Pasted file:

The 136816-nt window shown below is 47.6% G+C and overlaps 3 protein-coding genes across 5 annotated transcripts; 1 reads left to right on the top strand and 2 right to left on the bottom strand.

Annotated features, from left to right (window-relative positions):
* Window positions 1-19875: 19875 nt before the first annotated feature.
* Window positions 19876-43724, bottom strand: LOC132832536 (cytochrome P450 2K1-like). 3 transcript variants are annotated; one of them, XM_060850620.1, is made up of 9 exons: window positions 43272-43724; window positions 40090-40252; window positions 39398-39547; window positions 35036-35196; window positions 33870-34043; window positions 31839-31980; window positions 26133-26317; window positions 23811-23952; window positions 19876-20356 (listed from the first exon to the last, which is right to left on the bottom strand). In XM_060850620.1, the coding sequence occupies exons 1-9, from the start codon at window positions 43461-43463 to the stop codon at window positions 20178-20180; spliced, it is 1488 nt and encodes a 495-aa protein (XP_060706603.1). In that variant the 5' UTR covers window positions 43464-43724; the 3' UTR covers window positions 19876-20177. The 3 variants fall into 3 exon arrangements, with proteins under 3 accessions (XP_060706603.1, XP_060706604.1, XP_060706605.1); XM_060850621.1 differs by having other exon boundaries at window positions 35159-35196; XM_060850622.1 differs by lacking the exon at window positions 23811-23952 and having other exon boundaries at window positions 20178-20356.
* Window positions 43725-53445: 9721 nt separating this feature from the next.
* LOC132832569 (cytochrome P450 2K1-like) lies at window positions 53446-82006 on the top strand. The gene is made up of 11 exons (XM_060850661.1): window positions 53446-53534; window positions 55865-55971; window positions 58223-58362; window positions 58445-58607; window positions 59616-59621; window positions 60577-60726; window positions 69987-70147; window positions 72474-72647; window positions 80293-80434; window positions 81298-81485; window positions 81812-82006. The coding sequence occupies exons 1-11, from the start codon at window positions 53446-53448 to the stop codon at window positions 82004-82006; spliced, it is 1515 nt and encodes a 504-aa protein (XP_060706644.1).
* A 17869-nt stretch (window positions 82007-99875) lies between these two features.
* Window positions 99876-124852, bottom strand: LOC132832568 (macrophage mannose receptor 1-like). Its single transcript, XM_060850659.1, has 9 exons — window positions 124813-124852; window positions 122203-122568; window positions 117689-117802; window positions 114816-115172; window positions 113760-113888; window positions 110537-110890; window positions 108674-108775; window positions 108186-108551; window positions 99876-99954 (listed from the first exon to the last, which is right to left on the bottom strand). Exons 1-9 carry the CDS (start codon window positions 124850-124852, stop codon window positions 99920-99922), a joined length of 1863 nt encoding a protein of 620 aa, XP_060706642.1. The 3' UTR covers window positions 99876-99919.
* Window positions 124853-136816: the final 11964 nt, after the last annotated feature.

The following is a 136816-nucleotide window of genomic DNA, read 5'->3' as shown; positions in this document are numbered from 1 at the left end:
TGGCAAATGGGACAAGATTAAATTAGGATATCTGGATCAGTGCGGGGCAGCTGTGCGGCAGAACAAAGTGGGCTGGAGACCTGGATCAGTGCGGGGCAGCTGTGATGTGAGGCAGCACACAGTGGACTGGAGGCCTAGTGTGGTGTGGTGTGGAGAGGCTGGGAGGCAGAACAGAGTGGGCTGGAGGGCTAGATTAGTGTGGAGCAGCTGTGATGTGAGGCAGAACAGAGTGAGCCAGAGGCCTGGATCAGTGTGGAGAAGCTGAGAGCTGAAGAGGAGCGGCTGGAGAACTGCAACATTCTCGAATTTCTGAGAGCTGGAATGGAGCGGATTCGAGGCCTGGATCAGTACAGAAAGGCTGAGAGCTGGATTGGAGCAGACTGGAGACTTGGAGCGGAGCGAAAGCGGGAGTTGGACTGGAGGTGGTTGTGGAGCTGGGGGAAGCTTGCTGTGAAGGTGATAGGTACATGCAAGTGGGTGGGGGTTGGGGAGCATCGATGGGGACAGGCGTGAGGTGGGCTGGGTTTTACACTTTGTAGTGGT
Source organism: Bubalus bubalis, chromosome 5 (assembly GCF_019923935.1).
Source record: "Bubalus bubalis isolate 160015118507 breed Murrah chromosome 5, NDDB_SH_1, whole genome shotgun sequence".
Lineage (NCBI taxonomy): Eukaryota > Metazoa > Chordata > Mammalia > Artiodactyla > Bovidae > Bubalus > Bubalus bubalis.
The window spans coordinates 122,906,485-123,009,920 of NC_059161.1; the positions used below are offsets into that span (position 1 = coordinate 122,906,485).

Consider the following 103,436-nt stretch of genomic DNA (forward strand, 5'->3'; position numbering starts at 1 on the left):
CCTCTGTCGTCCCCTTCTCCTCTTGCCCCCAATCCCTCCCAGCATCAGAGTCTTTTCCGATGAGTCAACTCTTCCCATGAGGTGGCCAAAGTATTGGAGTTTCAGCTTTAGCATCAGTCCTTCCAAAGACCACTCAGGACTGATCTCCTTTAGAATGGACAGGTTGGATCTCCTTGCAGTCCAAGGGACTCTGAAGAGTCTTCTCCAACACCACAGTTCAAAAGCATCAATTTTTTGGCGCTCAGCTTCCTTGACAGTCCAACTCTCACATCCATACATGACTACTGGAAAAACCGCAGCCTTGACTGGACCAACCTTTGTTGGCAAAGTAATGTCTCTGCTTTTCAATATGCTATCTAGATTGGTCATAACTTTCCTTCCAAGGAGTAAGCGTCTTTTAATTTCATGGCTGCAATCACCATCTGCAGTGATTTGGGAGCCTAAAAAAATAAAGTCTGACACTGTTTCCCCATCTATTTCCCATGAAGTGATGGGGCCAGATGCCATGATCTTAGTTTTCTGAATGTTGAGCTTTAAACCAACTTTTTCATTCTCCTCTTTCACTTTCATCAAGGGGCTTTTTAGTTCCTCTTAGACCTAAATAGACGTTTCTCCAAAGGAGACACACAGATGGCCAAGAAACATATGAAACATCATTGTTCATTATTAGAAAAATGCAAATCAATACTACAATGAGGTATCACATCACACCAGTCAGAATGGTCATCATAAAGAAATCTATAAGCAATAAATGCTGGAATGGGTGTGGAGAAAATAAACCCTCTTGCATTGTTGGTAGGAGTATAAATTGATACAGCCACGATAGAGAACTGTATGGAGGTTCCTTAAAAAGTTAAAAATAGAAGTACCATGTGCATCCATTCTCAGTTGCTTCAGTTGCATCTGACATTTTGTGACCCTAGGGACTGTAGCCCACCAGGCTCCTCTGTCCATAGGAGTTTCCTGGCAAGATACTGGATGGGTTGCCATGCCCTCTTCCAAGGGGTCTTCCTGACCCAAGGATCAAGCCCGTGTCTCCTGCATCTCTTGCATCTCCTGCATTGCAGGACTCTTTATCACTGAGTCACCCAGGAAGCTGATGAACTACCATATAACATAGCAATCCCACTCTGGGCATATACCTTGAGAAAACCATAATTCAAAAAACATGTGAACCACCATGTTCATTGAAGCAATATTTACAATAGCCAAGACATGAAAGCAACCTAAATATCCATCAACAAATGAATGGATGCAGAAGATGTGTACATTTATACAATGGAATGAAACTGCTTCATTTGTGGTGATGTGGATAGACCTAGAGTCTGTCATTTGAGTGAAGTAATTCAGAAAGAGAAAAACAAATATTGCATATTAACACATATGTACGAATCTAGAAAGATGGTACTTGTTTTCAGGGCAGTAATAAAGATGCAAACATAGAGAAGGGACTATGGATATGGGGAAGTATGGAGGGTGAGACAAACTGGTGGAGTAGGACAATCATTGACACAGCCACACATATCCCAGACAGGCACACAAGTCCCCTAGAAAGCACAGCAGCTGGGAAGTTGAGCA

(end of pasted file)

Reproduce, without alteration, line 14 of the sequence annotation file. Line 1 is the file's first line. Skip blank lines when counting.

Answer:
Lineage (NCBI taxonomy): Eukaryota > Metazoa > Chordata > Mammalia > Artiodactyla > Bovidae > Bubalus > Bubalus bubalis.